California’s UST cleanup funds have dried up

California’s State Water Resources Control Board oversees the implementation of some of the country’s strictest environmental regulations, including those that govern the inspection, monitoring, removal, and cleanup of underground storage tanks. The only problem is that the cash-strapped state doesn’t have enough money in its Barry Keene Underground Storage Tank Cleanup Fund to cover all the UST work in progress.

According to the North Bay Business Journal, many businesses in the San Francisco Bay area with leaking USTs in their charge are not being reimbursed for the mandatory removal and cleanup of the toxic leaking tanks. UST removal and cleanup is normally an expensive undertaking, easily costing tens of thousands of dollars depending on the size of the site and extent of environmental damage.

In Sonoma, Napa, and Marin Counties, a total of 552 leaking USTs have some form of open claim for cleanup work being performed. The claims represent work in various stages of completion. Most of the leaking tanks are in Sonoma County, which has 414 according to the state water board’s records. Marin County has 83 leaking tanks, and Napa has 56.

The water board had to suspend some 1,300 claims earlier this year because of an $80 million shortage in the fund. For active claims, the board decided to delay reimbursements by 18 months. The shortage has put a severe strain on many companies that do not have the capital or financial resources available to comply with the state’s codes without the government’s help. Companies with cleanup work in progress whose claims have been suspended are seeking bridge financing for work until the state’s funds are replenished.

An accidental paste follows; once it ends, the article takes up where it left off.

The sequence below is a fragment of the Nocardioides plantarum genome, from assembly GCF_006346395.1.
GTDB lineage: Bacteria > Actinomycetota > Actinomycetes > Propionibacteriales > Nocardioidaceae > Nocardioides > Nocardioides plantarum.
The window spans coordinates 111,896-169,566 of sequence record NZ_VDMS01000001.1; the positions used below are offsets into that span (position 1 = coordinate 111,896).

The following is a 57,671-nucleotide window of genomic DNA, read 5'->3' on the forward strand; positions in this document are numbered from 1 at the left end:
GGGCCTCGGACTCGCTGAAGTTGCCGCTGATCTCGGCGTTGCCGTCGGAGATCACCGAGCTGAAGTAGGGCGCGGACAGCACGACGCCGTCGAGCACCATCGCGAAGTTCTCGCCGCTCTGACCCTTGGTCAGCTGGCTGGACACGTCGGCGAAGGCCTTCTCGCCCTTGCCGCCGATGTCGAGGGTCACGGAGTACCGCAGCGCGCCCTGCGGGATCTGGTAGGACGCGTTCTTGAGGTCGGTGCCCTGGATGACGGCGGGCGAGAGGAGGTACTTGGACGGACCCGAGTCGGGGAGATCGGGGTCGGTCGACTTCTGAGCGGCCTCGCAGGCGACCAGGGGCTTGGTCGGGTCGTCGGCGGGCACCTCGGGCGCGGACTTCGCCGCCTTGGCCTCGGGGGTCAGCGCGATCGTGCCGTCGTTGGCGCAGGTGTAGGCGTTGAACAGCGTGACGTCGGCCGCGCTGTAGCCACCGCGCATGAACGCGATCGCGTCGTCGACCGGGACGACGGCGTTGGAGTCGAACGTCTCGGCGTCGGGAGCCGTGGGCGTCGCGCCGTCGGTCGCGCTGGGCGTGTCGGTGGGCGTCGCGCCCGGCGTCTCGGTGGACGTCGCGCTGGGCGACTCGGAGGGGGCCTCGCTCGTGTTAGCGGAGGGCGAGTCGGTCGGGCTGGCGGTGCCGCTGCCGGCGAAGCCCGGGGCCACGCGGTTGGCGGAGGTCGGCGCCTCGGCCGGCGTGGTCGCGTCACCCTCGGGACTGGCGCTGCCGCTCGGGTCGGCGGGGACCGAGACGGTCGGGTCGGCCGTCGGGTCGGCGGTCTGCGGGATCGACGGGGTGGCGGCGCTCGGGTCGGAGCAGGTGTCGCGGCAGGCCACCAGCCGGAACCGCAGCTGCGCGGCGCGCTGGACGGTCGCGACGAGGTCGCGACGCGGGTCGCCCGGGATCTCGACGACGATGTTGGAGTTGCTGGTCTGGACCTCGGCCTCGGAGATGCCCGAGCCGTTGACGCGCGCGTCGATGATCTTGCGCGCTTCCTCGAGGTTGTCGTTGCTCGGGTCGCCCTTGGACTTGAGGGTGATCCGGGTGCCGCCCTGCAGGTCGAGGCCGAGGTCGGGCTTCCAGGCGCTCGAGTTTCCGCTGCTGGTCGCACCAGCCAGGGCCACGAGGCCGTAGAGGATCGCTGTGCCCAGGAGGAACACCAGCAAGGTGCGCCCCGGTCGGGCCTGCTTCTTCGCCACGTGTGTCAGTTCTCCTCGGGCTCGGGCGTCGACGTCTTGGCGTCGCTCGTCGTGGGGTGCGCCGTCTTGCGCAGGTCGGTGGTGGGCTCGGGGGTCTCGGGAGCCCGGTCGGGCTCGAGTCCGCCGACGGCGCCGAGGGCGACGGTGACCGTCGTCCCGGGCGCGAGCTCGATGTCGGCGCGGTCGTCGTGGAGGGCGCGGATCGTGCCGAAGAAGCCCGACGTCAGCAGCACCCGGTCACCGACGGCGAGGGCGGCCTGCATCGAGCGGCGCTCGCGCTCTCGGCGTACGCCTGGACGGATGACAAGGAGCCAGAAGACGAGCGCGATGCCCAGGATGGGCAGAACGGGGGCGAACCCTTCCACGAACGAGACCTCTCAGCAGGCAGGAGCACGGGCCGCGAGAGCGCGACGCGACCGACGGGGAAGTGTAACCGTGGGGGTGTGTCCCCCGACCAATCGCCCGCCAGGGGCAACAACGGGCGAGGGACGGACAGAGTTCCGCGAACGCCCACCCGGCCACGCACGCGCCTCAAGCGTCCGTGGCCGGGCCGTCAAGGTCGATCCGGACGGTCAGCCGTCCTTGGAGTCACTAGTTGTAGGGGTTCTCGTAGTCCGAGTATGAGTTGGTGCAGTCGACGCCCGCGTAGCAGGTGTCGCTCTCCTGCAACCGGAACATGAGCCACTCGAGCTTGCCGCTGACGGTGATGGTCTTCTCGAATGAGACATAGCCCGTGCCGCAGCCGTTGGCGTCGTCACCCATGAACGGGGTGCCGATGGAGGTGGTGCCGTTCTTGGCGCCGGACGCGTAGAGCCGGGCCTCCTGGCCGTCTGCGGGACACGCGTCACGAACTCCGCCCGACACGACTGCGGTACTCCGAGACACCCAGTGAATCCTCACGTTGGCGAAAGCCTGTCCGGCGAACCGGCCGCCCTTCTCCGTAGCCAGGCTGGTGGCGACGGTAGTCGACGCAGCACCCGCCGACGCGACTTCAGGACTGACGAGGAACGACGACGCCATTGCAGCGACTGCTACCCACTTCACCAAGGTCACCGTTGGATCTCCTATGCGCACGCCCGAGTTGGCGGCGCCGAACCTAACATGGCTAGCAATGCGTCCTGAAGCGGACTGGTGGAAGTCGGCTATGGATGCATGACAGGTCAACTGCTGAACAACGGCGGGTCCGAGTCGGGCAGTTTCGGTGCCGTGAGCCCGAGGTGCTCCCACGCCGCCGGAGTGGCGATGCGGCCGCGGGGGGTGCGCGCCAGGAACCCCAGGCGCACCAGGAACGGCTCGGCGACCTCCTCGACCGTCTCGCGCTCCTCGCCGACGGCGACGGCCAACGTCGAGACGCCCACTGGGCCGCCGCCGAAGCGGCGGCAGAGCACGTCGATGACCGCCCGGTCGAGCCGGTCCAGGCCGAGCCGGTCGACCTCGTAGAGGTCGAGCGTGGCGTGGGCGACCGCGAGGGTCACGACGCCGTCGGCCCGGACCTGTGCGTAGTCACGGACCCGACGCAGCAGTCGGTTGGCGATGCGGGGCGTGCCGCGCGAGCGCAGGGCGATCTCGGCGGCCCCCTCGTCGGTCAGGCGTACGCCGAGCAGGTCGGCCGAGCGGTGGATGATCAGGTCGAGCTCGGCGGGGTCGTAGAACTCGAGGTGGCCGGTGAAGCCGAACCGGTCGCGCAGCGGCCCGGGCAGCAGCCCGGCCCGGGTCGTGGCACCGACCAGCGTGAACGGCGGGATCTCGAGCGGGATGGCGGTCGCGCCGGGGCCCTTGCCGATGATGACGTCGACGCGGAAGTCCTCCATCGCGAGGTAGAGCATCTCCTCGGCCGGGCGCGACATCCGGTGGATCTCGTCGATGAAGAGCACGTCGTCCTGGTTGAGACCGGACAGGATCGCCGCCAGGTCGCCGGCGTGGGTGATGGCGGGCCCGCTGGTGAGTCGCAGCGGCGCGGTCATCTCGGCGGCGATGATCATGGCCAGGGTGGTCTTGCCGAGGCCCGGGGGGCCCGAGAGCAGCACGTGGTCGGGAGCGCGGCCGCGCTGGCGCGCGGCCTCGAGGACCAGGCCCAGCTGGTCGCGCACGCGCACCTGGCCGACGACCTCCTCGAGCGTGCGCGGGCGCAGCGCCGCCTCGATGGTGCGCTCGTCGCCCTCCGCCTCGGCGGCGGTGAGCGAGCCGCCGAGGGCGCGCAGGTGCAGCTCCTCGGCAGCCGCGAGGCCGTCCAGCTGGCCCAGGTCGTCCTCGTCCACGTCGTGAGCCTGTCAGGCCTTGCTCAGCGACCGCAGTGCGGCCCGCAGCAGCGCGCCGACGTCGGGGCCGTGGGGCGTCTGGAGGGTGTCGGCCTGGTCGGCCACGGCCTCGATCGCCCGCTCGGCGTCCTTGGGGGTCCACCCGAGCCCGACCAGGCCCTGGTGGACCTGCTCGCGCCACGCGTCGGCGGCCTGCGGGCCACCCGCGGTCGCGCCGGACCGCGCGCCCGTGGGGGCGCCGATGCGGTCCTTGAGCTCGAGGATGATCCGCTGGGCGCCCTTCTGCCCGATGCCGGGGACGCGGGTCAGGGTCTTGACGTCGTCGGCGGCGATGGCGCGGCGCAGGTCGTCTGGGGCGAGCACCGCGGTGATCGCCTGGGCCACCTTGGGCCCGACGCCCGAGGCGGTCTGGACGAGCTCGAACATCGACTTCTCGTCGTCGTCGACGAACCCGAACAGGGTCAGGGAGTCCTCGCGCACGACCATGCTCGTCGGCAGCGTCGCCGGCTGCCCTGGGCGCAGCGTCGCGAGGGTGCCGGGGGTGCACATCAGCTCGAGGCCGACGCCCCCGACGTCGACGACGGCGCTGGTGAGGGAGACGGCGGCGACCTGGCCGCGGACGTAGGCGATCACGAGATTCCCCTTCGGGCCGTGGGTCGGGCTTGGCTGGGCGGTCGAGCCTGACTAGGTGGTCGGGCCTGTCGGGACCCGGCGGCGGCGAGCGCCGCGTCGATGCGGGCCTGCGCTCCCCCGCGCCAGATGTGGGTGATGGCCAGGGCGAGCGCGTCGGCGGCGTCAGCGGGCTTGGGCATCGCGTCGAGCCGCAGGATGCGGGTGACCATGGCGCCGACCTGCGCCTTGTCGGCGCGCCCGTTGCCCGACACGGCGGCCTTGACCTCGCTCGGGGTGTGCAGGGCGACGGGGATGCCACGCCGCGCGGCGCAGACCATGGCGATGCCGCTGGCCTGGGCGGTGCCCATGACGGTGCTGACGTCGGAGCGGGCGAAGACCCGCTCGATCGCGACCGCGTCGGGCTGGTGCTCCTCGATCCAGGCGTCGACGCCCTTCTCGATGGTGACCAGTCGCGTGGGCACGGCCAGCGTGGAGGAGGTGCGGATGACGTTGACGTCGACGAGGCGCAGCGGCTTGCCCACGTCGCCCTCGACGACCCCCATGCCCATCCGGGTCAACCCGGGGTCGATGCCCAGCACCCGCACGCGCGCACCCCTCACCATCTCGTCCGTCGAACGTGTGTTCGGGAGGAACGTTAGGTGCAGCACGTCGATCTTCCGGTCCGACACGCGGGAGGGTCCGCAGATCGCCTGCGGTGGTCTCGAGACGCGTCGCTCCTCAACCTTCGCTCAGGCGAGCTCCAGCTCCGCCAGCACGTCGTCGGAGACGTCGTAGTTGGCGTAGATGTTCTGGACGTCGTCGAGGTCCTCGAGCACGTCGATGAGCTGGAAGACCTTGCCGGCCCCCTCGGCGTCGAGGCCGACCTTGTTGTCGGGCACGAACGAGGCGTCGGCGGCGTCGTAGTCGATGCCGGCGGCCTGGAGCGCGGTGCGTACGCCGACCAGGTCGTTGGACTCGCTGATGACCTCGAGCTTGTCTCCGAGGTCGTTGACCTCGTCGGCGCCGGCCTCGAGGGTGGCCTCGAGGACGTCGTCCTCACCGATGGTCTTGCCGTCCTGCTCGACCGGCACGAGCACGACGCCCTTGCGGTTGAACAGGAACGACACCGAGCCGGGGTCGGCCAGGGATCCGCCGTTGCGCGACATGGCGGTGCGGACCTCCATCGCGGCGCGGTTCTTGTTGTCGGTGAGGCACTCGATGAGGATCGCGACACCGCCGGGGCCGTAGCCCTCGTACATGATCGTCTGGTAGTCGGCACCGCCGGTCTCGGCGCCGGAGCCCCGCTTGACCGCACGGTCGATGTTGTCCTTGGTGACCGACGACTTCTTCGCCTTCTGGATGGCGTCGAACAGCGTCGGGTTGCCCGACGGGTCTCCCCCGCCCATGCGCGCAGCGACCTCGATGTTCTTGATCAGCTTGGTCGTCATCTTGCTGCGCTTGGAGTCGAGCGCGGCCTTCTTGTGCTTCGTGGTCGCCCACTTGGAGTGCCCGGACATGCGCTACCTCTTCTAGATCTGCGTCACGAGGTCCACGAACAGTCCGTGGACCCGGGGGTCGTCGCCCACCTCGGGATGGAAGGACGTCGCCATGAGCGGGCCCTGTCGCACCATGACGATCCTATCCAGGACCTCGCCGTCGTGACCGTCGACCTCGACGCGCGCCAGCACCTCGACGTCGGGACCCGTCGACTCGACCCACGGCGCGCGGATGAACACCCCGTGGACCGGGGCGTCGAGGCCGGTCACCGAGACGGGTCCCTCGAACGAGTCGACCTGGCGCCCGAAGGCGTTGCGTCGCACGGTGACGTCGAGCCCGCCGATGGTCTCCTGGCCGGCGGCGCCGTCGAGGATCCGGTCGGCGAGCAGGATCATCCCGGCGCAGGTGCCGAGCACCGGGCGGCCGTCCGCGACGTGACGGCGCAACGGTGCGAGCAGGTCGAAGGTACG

One Eureka-based environmental project manager told the North Bay Business Journal that the lack of UST cleanup funds is having a ripple effect on his industry. “The slowdown in tank cleanup reimbursement affects not only site owners and but also the flow of work for environmental consulting firms and the subcontractors they work with, such as analytical laboratories and well drillers,” the Business Journal reported.

According to the Environmental Protection Agency’s Office of Underground Storage Tanks (OUST), California has a backlog of nearly 11,500 leaking tanks awaiting cleanup. Even the slowest leaking tanks can release several gallons of fuel and other hazardous substances into the surrounding land each year, polluting millions of gallons of water and tons of soil.

The water board is currently assembling a task force comprised of environmental consultants, tank owners and operators, and regional water board members that will explore ways to reform and hopefully fix the state’s depleted UST fund.